Even with this formidable set of prejudices, I have no idea what to make of Wells's book. It's a popular history, sure, but it's a remarkably detailed one. There are, moreover, few legitimate histories to counterpose it to: before the publication of John Gurda's The Making of Milwaukee in 1999, Milwaukee history was either fragmentary or problematic. In other words, as a complete history of the city from its founding to the date of publication, This Is Milwaukee could well have vied for the dubious prestige of being the city's definitive academic history. Its refusal was clearly deliberate. The whole book is written in this comic style, and with much greater success than such attempts tend to have. I haven't laughed out loud so much in a long time. (Well, Eric Widmer's history of the Russian Ecclesiastical Mission in Beijing, which I mentioned a month or so ago, is also a good contender.)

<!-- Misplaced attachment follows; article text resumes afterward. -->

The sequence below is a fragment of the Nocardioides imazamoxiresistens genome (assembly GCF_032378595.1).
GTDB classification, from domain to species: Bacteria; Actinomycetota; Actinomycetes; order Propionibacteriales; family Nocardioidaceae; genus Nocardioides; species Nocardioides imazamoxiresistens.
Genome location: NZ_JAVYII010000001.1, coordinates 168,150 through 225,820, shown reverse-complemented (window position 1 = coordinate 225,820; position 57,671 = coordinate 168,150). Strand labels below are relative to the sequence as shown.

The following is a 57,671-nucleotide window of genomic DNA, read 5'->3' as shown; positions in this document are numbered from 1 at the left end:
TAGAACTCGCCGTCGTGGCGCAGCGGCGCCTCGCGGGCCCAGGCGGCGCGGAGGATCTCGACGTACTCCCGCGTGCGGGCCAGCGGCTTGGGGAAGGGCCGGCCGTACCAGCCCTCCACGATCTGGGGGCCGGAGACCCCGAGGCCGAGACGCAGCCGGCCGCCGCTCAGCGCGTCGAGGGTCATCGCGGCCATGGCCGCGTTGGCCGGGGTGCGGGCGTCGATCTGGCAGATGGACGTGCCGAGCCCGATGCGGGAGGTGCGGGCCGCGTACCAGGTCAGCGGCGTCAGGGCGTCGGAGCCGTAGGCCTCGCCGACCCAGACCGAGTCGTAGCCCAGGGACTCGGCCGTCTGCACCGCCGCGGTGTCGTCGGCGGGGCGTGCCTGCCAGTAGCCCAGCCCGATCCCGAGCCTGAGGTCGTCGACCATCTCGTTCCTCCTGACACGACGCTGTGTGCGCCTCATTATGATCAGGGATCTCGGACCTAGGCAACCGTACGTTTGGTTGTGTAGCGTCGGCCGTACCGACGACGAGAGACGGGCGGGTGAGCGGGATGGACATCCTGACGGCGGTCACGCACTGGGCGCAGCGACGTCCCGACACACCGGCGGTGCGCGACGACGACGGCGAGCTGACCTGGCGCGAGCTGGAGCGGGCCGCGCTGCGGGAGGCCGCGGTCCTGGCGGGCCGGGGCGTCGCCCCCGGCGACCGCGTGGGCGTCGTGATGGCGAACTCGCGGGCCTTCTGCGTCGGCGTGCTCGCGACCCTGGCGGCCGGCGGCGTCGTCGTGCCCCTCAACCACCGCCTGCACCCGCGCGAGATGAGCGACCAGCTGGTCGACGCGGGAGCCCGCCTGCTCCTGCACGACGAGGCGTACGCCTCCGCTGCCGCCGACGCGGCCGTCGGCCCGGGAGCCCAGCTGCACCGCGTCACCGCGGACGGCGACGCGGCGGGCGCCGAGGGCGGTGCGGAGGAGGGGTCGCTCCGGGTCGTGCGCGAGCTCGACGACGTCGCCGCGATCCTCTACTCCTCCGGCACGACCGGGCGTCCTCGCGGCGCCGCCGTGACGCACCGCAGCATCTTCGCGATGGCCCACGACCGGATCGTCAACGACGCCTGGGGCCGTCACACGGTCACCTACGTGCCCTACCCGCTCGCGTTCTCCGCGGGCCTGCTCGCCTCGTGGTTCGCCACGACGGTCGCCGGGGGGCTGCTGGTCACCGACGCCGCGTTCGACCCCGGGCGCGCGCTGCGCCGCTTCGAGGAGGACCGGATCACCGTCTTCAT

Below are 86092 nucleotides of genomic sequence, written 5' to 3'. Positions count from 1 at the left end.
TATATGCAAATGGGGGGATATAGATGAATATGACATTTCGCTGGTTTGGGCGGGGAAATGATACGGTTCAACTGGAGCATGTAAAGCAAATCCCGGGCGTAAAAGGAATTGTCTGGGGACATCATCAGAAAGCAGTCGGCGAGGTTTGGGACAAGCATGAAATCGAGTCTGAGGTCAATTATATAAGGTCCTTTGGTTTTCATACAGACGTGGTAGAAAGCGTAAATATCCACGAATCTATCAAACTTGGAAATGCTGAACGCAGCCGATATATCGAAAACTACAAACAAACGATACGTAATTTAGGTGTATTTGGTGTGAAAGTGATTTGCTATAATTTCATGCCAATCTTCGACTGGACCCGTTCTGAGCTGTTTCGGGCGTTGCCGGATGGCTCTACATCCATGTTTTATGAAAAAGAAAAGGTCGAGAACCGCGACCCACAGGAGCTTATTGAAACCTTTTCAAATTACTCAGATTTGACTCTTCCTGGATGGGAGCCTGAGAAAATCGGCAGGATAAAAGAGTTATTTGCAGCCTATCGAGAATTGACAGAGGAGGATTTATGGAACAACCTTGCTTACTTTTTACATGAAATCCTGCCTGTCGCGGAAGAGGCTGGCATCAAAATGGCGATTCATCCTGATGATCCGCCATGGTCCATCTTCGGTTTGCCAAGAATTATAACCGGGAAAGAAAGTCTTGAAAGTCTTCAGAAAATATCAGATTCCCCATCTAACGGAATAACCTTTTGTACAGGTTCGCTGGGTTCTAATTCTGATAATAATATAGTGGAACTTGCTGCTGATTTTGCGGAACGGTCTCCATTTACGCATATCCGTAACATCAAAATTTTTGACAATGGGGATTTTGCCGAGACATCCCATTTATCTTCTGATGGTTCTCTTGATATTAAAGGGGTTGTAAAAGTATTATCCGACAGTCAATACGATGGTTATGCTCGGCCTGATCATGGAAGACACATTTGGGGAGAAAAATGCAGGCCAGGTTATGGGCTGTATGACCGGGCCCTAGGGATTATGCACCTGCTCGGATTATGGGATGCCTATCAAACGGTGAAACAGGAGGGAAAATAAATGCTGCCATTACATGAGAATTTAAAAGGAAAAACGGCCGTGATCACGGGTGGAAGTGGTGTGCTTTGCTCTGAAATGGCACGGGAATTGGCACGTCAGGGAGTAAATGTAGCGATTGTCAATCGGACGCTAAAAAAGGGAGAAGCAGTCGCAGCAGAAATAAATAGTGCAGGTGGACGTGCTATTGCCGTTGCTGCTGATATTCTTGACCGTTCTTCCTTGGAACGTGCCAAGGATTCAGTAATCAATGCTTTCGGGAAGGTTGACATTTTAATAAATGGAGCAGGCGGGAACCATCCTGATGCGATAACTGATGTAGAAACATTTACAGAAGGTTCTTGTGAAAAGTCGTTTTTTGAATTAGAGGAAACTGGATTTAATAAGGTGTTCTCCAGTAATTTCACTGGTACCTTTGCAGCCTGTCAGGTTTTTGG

What allows Wells's book to be so funny is its wink-nudge attitude to its reader. Wells expects him (definitely him) to be familiar with the geography of Milwaukee, to share the same devotion to drinking, Gemuetlichkeit, and mild anti-Chicago xenophobia, to identify with its German-Polish immigrant heritage and Socialist municipal politics. I know very few people in Milwaukee who would even recognize these as the constituent elements of some sort of coherent "Milwaukee identity," much less embrace them uncritically. To really get Wells's humor, therefore, the reader needs to play a kind of dress-up. He needs to pretend that these values are his own and, to some extent, become emotionally invested in their survival throughout Milwaukee's history (which, if the book has a real narrative at all, is its central axis).